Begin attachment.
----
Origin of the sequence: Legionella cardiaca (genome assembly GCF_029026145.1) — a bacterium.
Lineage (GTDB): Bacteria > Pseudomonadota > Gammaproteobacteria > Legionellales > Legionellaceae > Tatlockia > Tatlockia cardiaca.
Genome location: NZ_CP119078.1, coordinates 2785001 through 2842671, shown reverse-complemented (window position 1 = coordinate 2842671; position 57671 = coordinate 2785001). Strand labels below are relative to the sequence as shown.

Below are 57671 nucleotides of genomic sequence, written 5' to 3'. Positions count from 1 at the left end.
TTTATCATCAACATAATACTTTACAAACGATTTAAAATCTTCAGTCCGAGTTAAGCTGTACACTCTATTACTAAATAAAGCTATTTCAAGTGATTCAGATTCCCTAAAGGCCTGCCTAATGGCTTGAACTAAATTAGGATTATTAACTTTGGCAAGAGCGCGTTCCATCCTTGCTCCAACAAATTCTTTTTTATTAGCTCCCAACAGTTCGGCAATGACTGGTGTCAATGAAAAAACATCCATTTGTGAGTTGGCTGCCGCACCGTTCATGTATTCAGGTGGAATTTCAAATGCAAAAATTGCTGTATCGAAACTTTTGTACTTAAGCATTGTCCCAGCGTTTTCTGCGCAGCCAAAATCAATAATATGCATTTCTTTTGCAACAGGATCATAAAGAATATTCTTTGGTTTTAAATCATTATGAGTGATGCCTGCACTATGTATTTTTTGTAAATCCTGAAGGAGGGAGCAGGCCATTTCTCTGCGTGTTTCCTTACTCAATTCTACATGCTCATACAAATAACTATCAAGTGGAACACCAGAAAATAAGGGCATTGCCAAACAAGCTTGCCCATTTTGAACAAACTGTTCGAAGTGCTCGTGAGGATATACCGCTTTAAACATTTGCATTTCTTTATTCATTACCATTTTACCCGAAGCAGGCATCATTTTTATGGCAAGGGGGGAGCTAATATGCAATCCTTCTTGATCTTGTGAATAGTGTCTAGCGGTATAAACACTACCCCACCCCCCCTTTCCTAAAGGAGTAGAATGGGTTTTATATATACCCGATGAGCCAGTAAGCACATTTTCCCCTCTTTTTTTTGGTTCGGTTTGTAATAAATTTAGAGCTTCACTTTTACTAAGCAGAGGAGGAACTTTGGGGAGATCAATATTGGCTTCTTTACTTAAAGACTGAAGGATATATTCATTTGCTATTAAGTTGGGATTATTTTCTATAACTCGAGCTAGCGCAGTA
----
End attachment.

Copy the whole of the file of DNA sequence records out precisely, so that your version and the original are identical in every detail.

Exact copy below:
Origin of the sequence: Legionella cardiaca (genome assembly GCF_029026145.1) — a bacterium.
Lineage (GTDB): Bacteria > Pseudomonadota > Gammaproteobacteria > Legionellales > Legionellaceae > Tatlockia > Tatlockia cardiaca.
Genome location: NZ_CP119078.1, coordinates 2785001 through 2842671, shown reverse-complemented (window position 1 = coordinate 2842671; position 57671 = coordinate 2785001). Strand labels below are relative to the sequence as shown.

Below are 57671 nucleotides of genomic sequence, written 5' to 3'. Positions count from 1 at the left end.
TTTATCATCAACATAATACTTTACAAACGATTTAAAATCTTCAGTCCGAGTTAAGCTGTACACTCTATTACTAAATAAAGCTATTTCAAGTGATTCAGATTCCCTAAAGGCCTGCCTAATGGCTTGAACTAAATTAGGATTATTAACTTTGGCAAGAGCGCGTTCCATCCTTGCTCCAACAAATTCTTTTTTATTAGCTCCCAACAGTTCGGCAATGACTGGTGTCAATGAAAAAACATCCATTTGTGAGTTGGCTGCCGCACCGTTCATGTATTCAGGTGGAATTTCAAATGCAAAAATTGCTGTATCGAAACTTTTGTACTTAAGCATTGTCCCAGCGTTTTCTGCGCAGCCAAAATCAATAATATGCATTTCTTTTGCAACAGGATCATAAAGAATATTCTTTGGTTTTAAATCATTATGAGTGATGCCTGCACTATGTATTTTTTGTAAATCCTGAAGGAGGGAGCAGGCCATTTCTCTGCGTGTTTCCTTACTCAATTCTACATGCTCATACAAATAACTATCAAGTGGAACACCAGAAAATAAGGGCATTGCCAAACAAGCTTGCCCATTTTGAACAAACTGTTCGAAGTGCTCGTGAGGATATACCGCTTTAAACATTTGCATTTCTTTATTCATTACCATTTTACCCGAAGCAGGCATCATTTTTATGGCAAGGGGGGAGCTAATATGCAATCCTTCTTGATCTTGTGAATAGTGTCTAGCGGTATAAACACTACCCCACCCCCCCTTTCCTAAAGGAGTAGAATGGGTTTTATATATACCCGATGAGCCAGTAAGCACATTTTCCCCTCTTTTTTTTGGTTCGGTTTGTAATAAATTTAGAGCTTCACTTTTACTAAGCAGAGGAGGAACTTTGGGGAGATCAATATTGGCTTCTTTACTTAAAGACTGAAGGATATATTCATTTGCTATTAAGTTGGGATTATTTTCTATAACTCGAGCTAGCGCAGTA